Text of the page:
» internal party elections ¦ What You Can Get Away With

After giving the matter no consideration and not talking it over with anyone, I’ve decided to stand for Liberal Democrat Party President.

My key priorities will be to reduce the party membership, not listen to any of those members who do remain and to do all I can to ensure that we lose as many elections as possible.

I’m proud to say that I’m definitely in favour of bad things. I’m committed to regressive values and promoting injustice wherever I can, I want fewer good things for everyone in the party and will be working hard to ensure that people lose whatever good things they have.

Actually, I lie when I say I’ll be working hard. As President, I’ll be doing as little as possible and whenever I do bother to go out and visit somewhere, I’ll make it my aim to demotivate them, stop them raising any money and help them lose whatever elections they’re fighting. I’ll be able to do this because I’ve got no experience in campaigning, have never met anyone else in the party and yet somehow know nothing of the world outside politics either.

My approach can be summed up as complete conservation, seeking to keep us doing everything exactly as it’s been done in the past with no changes whatsoever.

So, vote for me for a commitment to making no commitments, stronger fairs, economic societies and a President who really doesn’t want the job and probably wouldn’t be very good at it anyway.

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Let’s say you want to see the House of Lords replaced by an elected chamber. ‘Great!’ Someone tells you. ‘Then you’ll love my plan! I want the upper house to consist of three hundred senators, each one elected from a single constituency at each General Election with the same electoral system as MPs, will you support me?’ You say no, because that’s not the sort of upper house you want to see, but before you can talk about the flaws in that plan or explain a way to improve it, the proposer starts telling you that you’re clearly not interested in electing an upper house because if you were you’d support their idea whole-heartedly and then make any changes after it’s introduced.

It’s an odd example, but it’s how I feel after encountering the people who are proposing that the Liberal Democrats switch to ‘one member, one vote’ (no more local party representatives at party conference, and federal committees elected by all members not just conference reps). Various people – including me – who aren’t opposed to widening the electoral franchise or changing the way Conference works have pointed out that there are various flaws with the current proposals, and in return the response has come that we clearly don’t support the idea at all, and that if there are problems then we should support the proposal as it is and look to fix them afterwards.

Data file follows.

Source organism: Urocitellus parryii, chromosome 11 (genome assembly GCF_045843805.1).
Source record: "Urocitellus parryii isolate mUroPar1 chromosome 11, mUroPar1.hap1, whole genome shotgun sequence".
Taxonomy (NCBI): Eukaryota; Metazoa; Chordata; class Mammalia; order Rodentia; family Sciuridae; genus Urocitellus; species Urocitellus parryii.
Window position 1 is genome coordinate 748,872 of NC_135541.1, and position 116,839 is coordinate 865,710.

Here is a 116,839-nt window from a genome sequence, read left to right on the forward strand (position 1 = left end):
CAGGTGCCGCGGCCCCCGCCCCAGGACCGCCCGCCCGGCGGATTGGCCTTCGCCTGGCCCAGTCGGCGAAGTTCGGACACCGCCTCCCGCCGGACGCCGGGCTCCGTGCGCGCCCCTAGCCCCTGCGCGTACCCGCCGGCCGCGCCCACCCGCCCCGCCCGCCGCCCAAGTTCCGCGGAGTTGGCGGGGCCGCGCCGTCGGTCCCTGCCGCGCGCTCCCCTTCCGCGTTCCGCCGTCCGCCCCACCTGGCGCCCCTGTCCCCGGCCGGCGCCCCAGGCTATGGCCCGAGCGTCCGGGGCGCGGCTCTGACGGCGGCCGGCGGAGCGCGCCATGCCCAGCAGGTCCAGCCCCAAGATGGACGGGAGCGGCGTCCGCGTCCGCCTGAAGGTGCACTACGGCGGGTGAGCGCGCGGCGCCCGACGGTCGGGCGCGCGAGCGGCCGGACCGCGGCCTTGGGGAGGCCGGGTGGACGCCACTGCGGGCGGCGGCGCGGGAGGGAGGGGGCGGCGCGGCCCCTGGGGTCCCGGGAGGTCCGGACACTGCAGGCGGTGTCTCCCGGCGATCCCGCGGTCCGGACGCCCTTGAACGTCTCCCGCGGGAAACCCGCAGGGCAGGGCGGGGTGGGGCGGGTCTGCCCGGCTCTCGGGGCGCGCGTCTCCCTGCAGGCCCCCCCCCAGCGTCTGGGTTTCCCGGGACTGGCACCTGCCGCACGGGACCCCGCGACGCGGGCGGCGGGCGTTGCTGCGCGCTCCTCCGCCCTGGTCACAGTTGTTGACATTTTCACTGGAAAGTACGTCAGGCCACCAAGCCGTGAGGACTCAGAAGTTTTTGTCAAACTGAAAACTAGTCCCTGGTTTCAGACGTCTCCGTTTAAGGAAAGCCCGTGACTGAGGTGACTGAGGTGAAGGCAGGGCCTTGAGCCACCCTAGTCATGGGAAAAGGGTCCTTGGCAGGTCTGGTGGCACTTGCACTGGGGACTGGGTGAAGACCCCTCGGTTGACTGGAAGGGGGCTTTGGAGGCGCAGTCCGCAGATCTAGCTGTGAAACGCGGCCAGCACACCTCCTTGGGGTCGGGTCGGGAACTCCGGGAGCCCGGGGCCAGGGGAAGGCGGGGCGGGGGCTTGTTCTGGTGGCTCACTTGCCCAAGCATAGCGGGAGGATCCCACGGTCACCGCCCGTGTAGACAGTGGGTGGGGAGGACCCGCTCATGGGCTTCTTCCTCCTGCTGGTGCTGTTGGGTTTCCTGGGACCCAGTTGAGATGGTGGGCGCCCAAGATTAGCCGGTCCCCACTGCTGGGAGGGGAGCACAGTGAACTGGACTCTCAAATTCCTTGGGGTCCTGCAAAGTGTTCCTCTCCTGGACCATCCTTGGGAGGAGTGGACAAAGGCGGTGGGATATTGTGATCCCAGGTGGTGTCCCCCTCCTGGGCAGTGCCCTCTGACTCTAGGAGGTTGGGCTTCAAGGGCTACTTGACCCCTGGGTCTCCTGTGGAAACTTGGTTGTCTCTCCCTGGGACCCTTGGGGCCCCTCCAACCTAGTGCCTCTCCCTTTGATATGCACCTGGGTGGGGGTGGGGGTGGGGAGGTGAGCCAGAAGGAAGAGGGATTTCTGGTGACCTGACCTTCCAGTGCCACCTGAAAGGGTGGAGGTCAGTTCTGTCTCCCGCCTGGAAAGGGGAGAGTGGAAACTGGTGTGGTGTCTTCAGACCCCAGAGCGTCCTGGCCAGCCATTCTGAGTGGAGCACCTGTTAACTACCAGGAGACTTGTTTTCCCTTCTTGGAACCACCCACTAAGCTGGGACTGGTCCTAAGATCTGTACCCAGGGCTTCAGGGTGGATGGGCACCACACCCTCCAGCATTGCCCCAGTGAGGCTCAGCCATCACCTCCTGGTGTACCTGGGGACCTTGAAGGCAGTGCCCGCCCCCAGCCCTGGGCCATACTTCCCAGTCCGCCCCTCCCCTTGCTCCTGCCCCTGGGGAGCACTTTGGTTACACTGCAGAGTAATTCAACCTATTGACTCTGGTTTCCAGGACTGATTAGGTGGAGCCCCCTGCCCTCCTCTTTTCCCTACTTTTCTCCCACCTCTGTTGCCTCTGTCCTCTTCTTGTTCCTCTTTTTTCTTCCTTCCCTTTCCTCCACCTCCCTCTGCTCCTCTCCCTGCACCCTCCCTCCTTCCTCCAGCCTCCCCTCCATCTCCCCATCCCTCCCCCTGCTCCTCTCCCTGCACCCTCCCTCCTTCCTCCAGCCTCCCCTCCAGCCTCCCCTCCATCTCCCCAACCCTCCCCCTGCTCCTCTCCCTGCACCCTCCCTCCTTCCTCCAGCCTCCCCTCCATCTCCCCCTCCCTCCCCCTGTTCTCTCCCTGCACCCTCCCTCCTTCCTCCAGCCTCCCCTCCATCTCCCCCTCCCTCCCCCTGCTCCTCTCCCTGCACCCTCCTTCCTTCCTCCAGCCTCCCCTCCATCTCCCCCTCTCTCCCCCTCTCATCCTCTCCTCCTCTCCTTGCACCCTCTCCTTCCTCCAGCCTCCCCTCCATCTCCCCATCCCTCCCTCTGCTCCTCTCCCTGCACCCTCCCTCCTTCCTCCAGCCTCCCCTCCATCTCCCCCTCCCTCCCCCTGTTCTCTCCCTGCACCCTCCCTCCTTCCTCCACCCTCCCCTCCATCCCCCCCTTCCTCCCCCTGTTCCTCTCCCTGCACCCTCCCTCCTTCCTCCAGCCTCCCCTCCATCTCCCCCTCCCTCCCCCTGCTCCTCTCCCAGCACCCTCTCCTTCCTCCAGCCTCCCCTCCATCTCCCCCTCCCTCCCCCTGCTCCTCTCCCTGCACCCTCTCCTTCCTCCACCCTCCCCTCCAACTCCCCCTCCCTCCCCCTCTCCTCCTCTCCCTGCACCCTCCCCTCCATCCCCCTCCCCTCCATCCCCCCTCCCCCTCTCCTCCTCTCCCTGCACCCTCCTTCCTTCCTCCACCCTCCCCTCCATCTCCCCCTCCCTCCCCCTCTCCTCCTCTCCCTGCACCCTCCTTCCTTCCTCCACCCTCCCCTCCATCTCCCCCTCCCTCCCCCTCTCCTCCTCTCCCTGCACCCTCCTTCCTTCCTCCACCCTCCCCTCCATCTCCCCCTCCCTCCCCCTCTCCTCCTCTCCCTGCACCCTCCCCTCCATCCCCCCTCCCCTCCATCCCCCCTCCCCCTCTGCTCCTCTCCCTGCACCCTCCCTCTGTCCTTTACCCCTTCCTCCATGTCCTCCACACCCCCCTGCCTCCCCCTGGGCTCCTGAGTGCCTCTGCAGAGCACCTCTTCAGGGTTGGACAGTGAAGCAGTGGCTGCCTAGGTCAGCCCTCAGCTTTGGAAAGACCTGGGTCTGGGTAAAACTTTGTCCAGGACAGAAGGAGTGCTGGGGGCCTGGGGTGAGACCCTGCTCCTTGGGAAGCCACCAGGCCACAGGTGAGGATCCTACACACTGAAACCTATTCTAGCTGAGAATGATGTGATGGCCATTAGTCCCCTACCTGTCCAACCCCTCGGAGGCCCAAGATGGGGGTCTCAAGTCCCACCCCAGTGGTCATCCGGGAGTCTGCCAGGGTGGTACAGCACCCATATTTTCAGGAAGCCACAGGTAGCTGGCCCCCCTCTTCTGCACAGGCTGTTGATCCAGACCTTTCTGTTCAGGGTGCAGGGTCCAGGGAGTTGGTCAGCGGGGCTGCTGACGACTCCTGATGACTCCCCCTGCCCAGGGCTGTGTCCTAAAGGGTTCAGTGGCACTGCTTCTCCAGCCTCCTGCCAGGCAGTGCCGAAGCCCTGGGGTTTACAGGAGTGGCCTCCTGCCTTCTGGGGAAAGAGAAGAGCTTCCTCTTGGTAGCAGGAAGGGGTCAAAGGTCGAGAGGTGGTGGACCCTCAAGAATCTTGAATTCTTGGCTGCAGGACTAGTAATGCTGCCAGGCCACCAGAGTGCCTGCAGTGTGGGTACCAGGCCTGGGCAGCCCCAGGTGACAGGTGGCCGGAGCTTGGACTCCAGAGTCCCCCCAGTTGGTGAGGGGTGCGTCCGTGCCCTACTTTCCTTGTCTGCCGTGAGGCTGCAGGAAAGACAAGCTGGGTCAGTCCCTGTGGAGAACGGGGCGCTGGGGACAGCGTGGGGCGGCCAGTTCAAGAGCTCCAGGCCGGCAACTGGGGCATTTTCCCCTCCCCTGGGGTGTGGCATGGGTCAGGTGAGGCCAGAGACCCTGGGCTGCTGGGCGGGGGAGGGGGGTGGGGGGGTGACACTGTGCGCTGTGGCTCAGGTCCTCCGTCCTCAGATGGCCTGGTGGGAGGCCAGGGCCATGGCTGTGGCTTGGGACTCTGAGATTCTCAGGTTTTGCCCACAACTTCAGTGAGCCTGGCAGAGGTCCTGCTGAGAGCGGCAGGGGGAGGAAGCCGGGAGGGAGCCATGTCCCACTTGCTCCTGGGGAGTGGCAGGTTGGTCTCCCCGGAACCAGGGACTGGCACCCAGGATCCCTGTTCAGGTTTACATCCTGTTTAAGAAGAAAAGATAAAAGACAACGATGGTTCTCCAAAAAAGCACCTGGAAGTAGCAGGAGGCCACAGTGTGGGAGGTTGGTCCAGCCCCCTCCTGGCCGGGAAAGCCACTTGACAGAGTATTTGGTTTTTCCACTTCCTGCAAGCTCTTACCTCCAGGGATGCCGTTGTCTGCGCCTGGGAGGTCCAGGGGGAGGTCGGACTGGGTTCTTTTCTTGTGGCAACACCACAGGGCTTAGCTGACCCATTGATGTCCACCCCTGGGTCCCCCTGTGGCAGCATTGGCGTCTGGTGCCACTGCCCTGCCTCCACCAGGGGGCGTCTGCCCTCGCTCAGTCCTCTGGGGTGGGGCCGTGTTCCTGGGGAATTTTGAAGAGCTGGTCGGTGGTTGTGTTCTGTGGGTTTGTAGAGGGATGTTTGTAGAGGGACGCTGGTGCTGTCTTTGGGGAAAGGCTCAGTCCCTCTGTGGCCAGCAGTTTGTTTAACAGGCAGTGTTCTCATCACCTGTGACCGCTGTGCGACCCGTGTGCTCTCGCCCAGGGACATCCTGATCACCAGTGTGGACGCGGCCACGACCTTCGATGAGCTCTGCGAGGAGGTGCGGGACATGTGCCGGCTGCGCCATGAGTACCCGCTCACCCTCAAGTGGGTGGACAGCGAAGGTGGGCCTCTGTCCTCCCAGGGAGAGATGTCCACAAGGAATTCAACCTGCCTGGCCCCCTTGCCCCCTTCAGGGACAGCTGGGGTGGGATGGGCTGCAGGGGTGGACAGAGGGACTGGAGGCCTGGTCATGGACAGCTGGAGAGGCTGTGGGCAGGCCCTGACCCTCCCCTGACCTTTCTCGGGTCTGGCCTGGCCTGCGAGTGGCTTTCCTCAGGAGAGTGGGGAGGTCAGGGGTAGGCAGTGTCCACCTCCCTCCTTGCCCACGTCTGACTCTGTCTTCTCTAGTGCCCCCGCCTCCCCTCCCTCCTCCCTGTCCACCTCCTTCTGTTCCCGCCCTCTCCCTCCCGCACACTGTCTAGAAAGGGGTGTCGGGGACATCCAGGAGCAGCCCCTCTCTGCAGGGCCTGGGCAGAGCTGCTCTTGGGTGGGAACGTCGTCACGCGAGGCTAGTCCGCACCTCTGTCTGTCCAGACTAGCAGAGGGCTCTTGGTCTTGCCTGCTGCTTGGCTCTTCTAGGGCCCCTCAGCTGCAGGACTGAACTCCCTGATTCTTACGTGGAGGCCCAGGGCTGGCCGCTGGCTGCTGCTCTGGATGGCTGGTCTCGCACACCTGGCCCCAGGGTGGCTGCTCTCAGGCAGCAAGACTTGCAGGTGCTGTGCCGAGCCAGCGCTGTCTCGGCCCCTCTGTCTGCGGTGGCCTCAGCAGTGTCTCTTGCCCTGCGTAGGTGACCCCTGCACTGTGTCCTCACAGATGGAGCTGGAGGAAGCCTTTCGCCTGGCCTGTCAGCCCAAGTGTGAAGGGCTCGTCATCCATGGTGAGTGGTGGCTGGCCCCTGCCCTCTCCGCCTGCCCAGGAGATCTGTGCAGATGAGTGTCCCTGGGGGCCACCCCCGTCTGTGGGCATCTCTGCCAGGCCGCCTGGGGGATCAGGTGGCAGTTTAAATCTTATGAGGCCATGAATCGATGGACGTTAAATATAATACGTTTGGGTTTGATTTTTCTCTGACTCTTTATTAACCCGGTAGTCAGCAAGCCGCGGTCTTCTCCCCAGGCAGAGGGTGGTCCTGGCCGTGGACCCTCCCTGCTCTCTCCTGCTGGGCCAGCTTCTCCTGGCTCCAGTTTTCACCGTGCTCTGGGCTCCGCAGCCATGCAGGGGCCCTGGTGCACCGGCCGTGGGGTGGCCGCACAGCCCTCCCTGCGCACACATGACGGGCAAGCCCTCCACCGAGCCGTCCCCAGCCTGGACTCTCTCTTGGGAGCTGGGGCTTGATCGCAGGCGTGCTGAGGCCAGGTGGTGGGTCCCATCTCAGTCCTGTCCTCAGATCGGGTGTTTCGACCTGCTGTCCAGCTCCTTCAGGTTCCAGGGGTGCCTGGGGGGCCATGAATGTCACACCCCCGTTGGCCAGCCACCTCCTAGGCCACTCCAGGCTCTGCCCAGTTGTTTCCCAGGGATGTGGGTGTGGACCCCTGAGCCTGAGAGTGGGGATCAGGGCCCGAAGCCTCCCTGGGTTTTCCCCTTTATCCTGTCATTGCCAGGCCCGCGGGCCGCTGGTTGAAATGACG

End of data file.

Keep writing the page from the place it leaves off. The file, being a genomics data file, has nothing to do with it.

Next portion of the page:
The problem I have with the proposals is that they fall into a trap that’s common in British politics in assuming that democracy is about voting for things, so if we have more people able to vote for more things then we must be more democratic, right? This ignores the fact that democracy is a process, not an event, and to make something ‘more democratic’ is about more than just reforming voting procedures. Whoever the electorate is, they need to be engaged and informed about the process they’re part of, and there are no proposals to change that process.

At an electoral level, there’s no commitment to change or invest in the electoral process to ensure that members are actually able to make an informed choice about who they’re voting for. As it stands, we’re likely to get more manifestos that say effectively nothing and have to rely on individual members giving up a lot of their time to ensure there’s any scrutiny of people standing for election. If we want a more open and democratic process then effort has to be put into achieving it, not just crossing our fingers and hoping for the best. (My proposal would be to publish manifestos and open campaigning three or four weeks before voting opens, giving proper time to campaign)

There are lots of other things that have been suggested (see the comments here for examples) but the point is that they should be introduced at the same time, not some add-ons to be potentially brought in at a later date. Over the years, I’ve seen too many packages of reforms in different fields that have introduced a first phase with a future second phase promised but never delivered (to go back to the beginning, look at House of Lords reforms) and I think just introducing ‘one member one vote’ without contemplating the wider implications of it is a mistake. I worry that people seem to think it’s a magic fix for everything they perceive as wrong with the party, and are assuming that ‘more democracy’ is automatically better without considering what ‘more democracy’ actually means.

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The Problem With Liberal Democrats In Government – That sound you hear? Jennie Rigg hitting a nail perfectly on the head.
Let’s end this Christmas Psalms Race – Jim Jepps has some entirely reasonable suggestions for keeping Christmas entirely within December.
Welcome to Pyongyang – Simon Titley discusses Liberal Democrat internal democracy on Liberator’s blog.
The rise of UKIP: what does it all mean? – Analysis from Dr Rob Ford on Political Betting.
Is politics impossible for ordinary people? – “Can an ordinary person sustain the disdain bordering on hatred directed at politicians (of all parties) mixed with the irrational and overly emotional expectations of modern voters?”

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